Like Tubby Dobonnet, protagonist of his mystery series, Tony Dunbar is a New Orleans lawyer. He is the winner of the Lillian Smith Book Award, and his mysteries have been nominated for the Anthony and the Edgar Allen Poe "Edgar" Awards. He has also written non-fiction books about the South and civil rights and has lived for more than thirty years in this beautiful and complicated city. [adapted from Crooked Man, Kindle ed., (2012, c. 1996)]
Tony Dunbar started writing at quite a young age. When he was 12, growing up in Atlanta, he told people that he was going to be a writer, but it took him until the age of 19 to publish his first book, Our Land Too, based on his civil rights experiences in the Mississippi delta. For entertainment, Tony turned not to television but to reading mysteries such as dozens of Rex Stout's Nero Wolfe stories. Among his favorites are: Dashiell Hammett, author of The Maltese Falcon, and Tony Hillerman, and John D. MacDonald, and Mickey Spillane, and...
He has lived in New Orleans for a long, long time, and in addition to writing mysteries and more serious fare he attended Tulane Law School and continues an active practice involving, he says, "money." That practice took a hit in the Hurricane Katrina flooding, but the experience did produce a seventh Tubby Dubonnet mystery novel, Tubby Meets Katrina
The Tubby series so far comprises seven books: The Crime Czar, City of Beads, Crooked Man, Shelter from the Storm, Trick Question, Lucky Man, and Tubby Meets Katrina. The main character, Tony says, is the City of New Orleans itself, the food, the music, the menace, the party, the inhabitants. But Tubby Dubonnet is the actual protagonist, and he is, like the author, a New Orleans attorney. Unlike the author, however, he finds himself involved in serious crime and murder, and he also hears exceptionally well. He is "40 something," the divorced father of three daughters, a collector of odd friends and clients, and he is constantly besieged by ethical dilemmas. But he is not fat; he is a former jock and simply big.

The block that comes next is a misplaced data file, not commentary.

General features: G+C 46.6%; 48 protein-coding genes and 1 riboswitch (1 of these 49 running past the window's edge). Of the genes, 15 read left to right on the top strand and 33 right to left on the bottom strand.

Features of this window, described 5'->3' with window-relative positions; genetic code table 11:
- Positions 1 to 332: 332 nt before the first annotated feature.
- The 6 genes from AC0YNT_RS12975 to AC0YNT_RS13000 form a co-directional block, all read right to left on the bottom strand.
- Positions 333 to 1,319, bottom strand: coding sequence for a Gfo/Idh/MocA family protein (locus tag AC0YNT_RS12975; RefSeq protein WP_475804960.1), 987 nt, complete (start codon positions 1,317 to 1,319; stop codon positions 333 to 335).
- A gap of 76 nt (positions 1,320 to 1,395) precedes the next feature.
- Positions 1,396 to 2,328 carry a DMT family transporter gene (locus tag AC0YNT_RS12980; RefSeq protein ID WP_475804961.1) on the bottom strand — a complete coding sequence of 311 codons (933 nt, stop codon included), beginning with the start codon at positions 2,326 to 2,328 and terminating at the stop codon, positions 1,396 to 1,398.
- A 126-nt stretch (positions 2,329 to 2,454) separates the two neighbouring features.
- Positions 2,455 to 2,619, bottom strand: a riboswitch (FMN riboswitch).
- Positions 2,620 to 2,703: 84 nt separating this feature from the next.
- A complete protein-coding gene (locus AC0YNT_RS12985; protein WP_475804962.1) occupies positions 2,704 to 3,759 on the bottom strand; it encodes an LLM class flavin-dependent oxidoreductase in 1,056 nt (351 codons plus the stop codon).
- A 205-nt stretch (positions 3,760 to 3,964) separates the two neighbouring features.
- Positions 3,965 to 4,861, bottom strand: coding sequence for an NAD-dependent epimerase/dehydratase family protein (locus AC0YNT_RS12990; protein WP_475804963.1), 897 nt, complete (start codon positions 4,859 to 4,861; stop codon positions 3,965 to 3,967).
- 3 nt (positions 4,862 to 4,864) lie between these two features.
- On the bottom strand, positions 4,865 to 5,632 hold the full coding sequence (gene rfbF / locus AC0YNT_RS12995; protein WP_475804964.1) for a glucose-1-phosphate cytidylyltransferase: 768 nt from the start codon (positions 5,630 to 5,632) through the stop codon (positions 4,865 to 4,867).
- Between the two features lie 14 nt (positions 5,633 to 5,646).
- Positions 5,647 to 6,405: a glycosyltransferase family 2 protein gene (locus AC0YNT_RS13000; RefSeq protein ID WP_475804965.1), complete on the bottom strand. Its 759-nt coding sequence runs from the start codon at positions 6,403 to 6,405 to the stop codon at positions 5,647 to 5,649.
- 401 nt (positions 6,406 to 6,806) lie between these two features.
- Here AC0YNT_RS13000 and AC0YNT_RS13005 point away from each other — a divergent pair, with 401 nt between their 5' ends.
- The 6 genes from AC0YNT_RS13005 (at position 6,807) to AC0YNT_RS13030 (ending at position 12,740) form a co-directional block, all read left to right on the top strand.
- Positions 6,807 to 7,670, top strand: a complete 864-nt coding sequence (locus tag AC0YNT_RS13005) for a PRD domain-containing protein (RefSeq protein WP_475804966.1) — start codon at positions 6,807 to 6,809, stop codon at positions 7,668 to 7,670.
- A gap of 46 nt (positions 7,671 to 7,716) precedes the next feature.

Tony's writing spans quite a few categories and is as varied as his own experiences. He has written about people's struggle for survival, growing out of his own work as a community organizer in Mississippi and Eastern Kentucky. He has written about young preachers and divinity students who were active in the Southern labor movement in the 1930s, arising from his own work with the Committee of Southern Churchmen and Amnesty International. He has written and edited political commentary, inspired by seeing politics in action with the Voter Education Project. And he has had the most fun with the mysteries, saying, "I think I can say everything I have to say about the world through the medium of Tubby Dubonnet."
Hurricane Katrina and the floods, which caused the mandatory evacuation of New Orleans for months, blew Tony into an off-resume job serving meals in the parking lot of a Mississippi chemical plant to hundreds of hardhats imported to get the complex dried out and operating. It also gave Tony time to write Tubby Meets Katrina, which was the first published novel set in the storm. It is a little grimmer than most of the books in the series, describing as it does the chaos in the sparsely populated city immediately after the storm. "It was a useful way for me to vent my anger," Tony says. Still, even in a deserted metropolis stripped of electric power. Tubby manages to find a good meal.
The Tubby Dubonnet series has been nominated for both the Anthony Award and the Edgar Allen Poe Award. While the last one was published in 2006, the author says he is now settling down to write again. But about what? "Birds and wild flowers," he suggests. Or "maybe television evangelists." Or, inevitably, about the wondrous and beautiful city of New Orleans.
[retrieved 4/29/2013 from Amazon.com]